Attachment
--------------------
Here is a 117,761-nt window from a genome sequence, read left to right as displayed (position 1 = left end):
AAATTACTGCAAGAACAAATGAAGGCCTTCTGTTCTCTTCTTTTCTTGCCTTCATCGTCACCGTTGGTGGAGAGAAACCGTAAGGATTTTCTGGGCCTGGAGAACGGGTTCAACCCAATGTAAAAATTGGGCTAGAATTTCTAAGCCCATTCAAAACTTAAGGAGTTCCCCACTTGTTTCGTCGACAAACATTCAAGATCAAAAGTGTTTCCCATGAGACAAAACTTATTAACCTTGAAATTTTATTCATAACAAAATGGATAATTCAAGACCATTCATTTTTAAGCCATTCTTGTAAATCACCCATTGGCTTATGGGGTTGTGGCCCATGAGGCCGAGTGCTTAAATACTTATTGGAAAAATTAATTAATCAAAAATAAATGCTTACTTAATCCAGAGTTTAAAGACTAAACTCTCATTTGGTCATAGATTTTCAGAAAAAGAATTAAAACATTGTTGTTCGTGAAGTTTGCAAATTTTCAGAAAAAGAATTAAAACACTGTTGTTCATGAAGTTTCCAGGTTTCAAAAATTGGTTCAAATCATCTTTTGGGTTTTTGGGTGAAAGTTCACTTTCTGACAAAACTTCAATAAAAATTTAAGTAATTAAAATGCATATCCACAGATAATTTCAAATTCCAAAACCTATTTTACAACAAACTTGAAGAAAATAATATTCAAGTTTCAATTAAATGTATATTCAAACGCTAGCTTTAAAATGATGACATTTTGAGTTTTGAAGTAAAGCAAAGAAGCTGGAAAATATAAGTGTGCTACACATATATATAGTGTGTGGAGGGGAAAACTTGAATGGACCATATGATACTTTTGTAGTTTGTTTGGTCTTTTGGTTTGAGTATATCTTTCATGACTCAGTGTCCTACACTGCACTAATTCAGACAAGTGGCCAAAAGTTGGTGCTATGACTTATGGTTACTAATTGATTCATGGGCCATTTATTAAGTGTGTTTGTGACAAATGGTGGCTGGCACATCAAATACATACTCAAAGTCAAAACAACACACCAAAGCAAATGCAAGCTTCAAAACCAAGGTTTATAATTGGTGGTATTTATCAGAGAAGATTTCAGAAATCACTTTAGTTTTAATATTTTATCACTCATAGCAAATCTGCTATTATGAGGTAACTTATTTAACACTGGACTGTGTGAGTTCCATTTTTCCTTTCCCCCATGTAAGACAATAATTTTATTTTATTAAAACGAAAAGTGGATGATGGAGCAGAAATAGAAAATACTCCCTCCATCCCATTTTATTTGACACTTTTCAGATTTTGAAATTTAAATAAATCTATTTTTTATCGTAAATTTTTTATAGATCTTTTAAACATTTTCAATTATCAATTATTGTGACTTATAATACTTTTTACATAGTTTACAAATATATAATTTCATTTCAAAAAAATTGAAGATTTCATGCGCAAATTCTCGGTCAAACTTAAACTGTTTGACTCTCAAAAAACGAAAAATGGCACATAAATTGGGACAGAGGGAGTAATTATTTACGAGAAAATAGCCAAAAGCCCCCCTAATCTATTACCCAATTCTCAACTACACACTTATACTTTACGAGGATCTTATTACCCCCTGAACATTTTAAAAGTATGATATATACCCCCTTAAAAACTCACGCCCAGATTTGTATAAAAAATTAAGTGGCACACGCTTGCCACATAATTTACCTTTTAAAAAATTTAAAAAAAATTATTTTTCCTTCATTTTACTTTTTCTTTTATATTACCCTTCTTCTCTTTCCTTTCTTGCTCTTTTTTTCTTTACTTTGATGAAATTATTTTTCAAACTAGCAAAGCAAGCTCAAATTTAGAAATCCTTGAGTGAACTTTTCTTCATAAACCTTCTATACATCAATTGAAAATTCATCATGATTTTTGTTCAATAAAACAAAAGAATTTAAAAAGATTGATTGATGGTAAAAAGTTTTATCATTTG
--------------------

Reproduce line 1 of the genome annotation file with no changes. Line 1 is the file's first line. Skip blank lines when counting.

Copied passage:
Here is a 117,761-nt window from a genome sequence, read left to right as displayed (position 1 = left end):